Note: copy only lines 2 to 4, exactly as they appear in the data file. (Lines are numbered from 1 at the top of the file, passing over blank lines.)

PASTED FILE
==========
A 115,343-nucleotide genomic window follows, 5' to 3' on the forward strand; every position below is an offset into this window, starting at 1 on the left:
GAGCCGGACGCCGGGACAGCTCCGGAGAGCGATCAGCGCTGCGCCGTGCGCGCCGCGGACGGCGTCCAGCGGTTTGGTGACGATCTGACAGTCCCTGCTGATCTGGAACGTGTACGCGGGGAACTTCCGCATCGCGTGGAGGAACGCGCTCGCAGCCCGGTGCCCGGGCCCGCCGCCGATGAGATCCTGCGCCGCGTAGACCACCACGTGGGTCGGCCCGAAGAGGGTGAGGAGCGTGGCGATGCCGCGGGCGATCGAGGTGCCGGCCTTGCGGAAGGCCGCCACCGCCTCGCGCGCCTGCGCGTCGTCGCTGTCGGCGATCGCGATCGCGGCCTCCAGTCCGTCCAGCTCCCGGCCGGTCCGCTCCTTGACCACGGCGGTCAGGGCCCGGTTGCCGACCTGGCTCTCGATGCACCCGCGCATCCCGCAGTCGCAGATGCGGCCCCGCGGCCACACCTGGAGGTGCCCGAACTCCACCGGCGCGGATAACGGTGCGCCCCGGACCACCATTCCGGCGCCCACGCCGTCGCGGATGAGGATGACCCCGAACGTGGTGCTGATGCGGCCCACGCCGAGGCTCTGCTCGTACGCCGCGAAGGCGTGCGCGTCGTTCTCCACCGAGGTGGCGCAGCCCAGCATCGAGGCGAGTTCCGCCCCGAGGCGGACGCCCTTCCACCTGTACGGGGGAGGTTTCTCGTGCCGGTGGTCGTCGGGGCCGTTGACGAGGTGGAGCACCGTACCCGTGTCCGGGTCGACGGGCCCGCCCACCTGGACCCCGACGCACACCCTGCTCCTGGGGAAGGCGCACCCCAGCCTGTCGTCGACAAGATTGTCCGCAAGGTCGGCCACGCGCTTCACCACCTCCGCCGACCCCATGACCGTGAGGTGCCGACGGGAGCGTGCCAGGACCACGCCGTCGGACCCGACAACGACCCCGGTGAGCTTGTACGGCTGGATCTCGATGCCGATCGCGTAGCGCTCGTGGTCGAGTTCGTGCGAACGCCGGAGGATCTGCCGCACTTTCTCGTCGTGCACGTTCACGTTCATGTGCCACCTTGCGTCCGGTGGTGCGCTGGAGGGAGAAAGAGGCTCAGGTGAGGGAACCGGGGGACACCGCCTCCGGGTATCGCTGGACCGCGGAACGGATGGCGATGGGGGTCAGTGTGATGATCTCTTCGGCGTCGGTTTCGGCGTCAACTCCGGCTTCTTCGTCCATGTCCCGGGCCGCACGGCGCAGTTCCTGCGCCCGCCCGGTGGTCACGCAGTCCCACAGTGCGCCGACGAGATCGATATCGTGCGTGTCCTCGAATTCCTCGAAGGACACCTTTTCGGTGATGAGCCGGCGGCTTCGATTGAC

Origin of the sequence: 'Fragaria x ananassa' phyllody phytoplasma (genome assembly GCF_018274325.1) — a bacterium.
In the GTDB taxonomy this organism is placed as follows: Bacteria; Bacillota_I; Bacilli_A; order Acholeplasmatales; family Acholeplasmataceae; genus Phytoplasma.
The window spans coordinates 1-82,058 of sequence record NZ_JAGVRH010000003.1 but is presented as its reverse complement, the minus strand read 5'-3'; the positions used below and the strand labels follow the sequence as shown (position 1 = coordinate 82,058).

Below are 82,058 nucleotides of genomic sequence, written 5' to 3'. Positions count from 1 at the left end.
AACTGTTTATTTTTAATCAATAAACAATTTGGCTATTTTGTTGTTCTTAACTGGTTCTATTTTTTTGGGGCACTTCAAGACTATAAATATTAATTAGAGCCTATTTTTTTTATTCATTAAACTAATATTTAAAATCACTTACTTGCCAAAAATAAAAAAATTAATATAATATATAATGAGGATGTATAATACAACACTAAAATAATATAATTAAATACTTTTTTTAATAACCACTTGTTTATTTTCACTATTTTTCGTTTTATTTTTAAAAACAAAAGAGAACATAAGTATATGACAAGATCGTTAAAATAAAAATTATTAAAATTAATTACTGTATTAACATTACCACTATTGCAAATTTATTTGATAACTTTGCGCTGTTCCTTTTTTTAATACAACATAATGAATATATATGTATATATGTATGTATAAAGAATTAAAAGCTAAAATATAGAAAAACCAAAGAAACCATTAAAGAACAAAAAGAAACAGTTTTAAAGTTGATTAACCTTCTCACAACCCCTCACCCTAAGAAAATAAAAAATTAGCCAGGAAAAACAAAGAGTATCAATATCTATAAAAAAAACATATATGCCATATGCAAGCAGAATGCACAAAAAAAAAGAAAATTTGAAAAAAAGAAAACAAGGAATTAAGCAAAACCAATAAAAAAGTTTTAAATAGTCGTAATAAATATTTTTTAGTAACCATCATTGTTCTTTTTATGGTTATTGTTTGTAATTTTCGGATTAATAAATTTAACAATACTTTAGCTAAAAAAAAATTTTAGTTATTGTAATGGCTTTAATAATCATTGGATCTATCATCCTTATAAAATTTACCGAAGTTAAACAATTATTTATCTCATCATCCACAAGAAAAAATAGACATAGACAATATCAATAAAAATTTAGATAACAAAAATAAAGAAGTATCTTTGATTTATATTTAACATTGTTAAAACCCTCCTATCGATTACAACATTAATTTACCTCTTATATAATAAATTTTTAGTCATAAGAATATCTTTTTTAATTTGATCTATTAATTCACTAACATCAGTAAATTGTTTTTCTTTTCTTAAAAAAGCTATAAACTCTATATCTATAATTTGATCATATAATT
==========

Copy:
GAGCCGGACGCCGGGACAGCTCCGGAGAGCGATCAGCGCTGCGCCGTGCGCGCCGCGGACGGCGTCCAGCGGTTTGGTGACGATCTGACAGTCCCTGCTGATCTGGAACGTGTACGCGGGGAACTTCCGCATCGCGTGGAGGAACGCGCTCGCAGCCCGGTGCCCGGGCCCGCCGCCGATGAGATCCTGCGCCGCGTAGACCACCACGTGGGTCGGCCCGAAGAGGGTGAGGAGCGTGGCGATGCCGCGGGCGATCGAGGTGCCGGCCTTGCGGAAGGCCGCCACCGCCTCGCGCGCCTGCGCGTCGTCGCTGTCGGCGATCGCGATCGCGGCCTCCAGTCCGTCCAGCTCCCGGCCGGTCCGCTCCTTGACCACGGCGGTCAGGGCCCGGTTGCCGACCTGGCTCTCGATGCACCCGCGCATCCCGCAGTCGCAGATGCGGCCCCGCGGCCACACCTGGAGGTGCCCGAACTCCACCGGCGCGGATAACGGTGCGCCCCGGACCACCATTCCGGCGCCCACGCCGTCGCGGATGAGGATGACCCCGAACGTGGTGCTGATGCGGCCCACGCCGAGGCTCTGCTCGTACGCCGCGAAGGCGTGCGCGTCGTTCTCCACCGAGGTGGCGCAGCCCAGCATCGAGGCGAGTTCCGCCCCGAGGCGGACGCCCTTCCACCTGTACGGGGGAGGTTTCTCGTGCCGGTGGTCGTCGGGGCCGTTGACGAGGTGGAGCACCGTACCCGTGTCCGGGTCGACGGGCCCGCCCACCTGGACCCCGACGCACACCCTGCTCCTGGGGAAGGCGCACCCCAGCCTGTCGTCGACAAGATTGTCCGCAAGGTCGGCCACGCGCTTCACCACCTCCGCCGACCCCATGACCGTGAGGTGCCGACGGGAGCGTGCCAGGACCACGCCGTCGGACCCGACAACGACCCCGGTGAGCTTGTACGGCTGGATCTCGATGCCGATCGCGTAGCGCTCGTGGTCGAGTTCGTGCGAACGCCGGAGGATCTGCCGCACTTTCTCGTCGTGCACGTTCACGTTCATGTGCCACCTTGCGTCCGGTGGTGCGCTGGAGGGAGAAAGAGGCTCAGGTGAGGGAACCGGGGGACACCGCCTCCGGGTATCGCTGGACCGCGGAACGGATGGCGATGGGGGTCAGTGTGATGATCTCTTCGGCGTCGGTTTCGGCGTCAACTCCGGCTTCTTCGTCCATGTCCCGGGCCGCACGGCGCAGTTCCTGCGCCCGCCCGGTGGTCACGCAGTCCCACAGTGCGCCGACGAGATCGATATCGTGCGTGTCCTCGAATTCCTCGAAGGACACCTTTTCGGTGATGAGCCGGCGGCTTCGATTGAC

Origin of the sequence: 'Fragaria x ananassa' phyllody phytoplasma (genome assembly GCF_018274325.1) — a bacterium.
In the GTDB taxonomy this organism is placed as follows: Bacteria; Bacillota_I; Bacilli_A; order Acholeplasmatales; family Acholeplasmataceae; genus Phytoplasma.